Peacocks, however, are something else. The aggravation they cause is in a class of its own, and I cannot help feeling sorry for the people of Avebury who are being driven demented by the four birds - property of the National Trust - that roam the Wiltshire village.
A long-term peacock-owner myself, I know how the sufferers feel; and experience has taught me that it is unfair all round to keep such large birds, which are only half-domesticated, in any environment shared by humans.
Once you have seen peacocks in their natural state, you cannot contemplate incarcerating them in any form of cage, however large. Nor can you pinion them, to stop them flying, because they must roost aloft to be safe from foxes. Essentially birds of the jungle, they need a tremendous amount of space to flourish; and if they are allowed to roam free in any village, they are bound to cause intense vexation.
It was trips to India and Nepal that encouraged us to take on peacocks. I shall never forget an afternoon spent darting rhinos in the Terai, the plain south of the Himalayas. As our elephants crunched through the scrub, huge birds exploded in bomb-bursts of five or six, climbing steeply against the dazzling white backdrop of eternal snow peaks on the northern horizon.
In England, our first three birds were two hens and a male whom my wife named Shalimar. We were then living in the Chilterns, and the farm was so isolated that there was nobody in earshot to be tormented by the brazen screeches of "Ay-ORRRR, Ay-ORRR" which Shalimar continually trumpeted out in spring.
We ourselves suffered most from free-lance avian gardening. Pacing the flowerbeds, endlessly inquisitive, the peacocks would nip off bud after bud, eating some but dropping most of them disdainfully to the ground. Whenever they decided to take a dust-bath in the vegetable patch, it was curtains for whole crops, young or old.
Mercifully perhaps, our flock never increased much. The hens nested in the nettles behind the farmyard, but cats or foxes got most of the chicks, and Shalimar - driven, no doubt, by the instinct to preserve his personal supremacy - revealed a distressing propensity for murdering his own offspring.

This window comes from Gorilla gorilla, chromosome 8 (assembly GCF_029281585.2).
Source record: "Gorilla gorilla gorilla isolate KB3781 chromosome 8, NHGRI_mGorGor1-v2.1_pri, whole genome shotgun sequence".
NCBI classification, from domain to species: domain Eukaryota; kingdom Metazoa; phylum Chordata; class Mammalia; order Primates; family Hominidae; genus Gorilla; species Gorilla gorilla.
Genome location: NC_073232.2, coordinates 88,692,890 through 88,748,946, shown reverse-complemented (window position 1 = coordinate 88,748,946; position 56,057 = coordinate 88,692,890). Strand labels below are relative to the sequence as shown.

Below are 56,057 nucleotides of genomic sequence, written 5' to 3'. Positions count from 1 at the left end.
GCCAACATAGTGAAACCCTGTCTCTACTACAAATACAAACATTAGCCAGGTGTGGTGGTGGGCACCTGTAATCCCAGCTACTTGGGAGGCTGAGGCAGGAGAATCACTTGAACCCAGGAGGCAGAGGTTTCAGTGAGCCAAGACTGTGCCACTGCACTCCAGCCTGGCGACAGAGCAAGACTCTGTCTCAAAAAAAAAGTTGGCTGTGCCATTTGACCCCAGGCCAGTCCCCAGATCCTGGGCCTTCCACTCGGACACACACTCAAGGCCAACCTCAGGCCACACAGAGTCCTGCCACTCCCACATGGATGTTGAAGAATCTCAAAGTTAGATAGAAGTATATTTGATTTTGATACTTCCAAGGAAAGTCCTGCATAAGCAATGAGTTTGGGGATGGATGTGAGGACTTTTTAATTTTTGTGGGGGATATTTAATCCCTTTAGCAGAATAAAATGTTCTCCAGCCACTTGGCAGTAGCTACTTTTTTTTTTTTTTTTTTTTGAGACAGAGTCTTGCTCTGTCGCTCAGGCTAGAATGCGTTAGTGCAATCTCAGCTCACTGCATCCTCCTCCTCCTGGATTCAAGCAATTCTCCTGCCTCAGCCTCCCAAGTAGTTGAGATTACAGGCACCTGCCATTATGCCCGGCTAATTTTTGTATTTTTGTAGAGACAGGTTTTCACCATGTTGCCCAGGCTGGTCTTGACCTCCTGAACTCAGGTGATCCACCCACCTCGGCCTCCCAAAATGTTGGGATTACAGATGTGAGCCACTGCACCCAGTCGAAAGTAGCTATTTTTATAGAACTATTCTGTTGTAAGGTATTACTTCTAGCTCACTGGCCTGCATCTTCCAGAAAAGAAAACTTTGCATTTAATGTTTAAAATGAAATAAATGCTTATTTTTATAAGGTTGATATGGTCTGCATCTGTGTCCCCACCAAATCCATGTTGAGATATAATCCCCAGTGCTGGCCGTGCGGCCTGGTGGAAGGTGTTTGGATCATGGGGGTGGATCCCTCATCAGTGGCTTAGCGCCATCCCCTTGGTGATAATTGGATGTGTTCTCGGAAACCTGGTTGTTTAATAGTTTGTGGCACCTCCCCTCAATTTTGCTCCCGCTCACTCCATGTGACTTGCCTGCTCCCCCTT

So it was that when we moved to our present home in 1985 we still had only four birds. Catching them for transportation was a saga in itself, but we managed it by fixing up the door of a stable with a long draw-string, luring the peacocks inside along a trail of corn, and yanking the trap shut from a distance.
After being driven down the M4 in individual hessian sacks, they soon took to their new surroundings. But here, though again out in the sticks, we lack the final degree of isolation. A lane runs past the house, and we have one neighbour, a keen and skilful gardener.
It was one thing for passers-by to gawp in admiration as Shalimar displayed on the terrace, with 100 violet eyes glaring from the iridescent green of his fanned-out tail feathers; quite another when our neighbour's rows of newly-sown carrots were left looking like an exhibit in the Imperial War Museum - a relief model of the battle of the Somme, all mounds and craters.
One spring, our surviving female hatched out three male chicks, and when these all grew into strapping teenagers, we decided that the family must go. They were taken on by kind friends in Oxfordshire - but there they created even worse havoc than with us.
Decamping across country into the nearest village, they took up residence in trees around the graveyard and split the community, exactly as in Avebury. One faction demanded their immediate removal or extermination; the other threatened to prosecute anyone who laid a finger on them.
Here, Shalimar lived on for a year in solitary splendour, sometimes doing no mean damage to visiting cars, in whose gleaming paintwork he discerned phantom rivals.
Eventually, one winter dawn, a fox got him in the orchard; and unless I win the Lottery, so that I can buy a stately home in the middle of a 500-acre park, I do not think we shall ever replace him.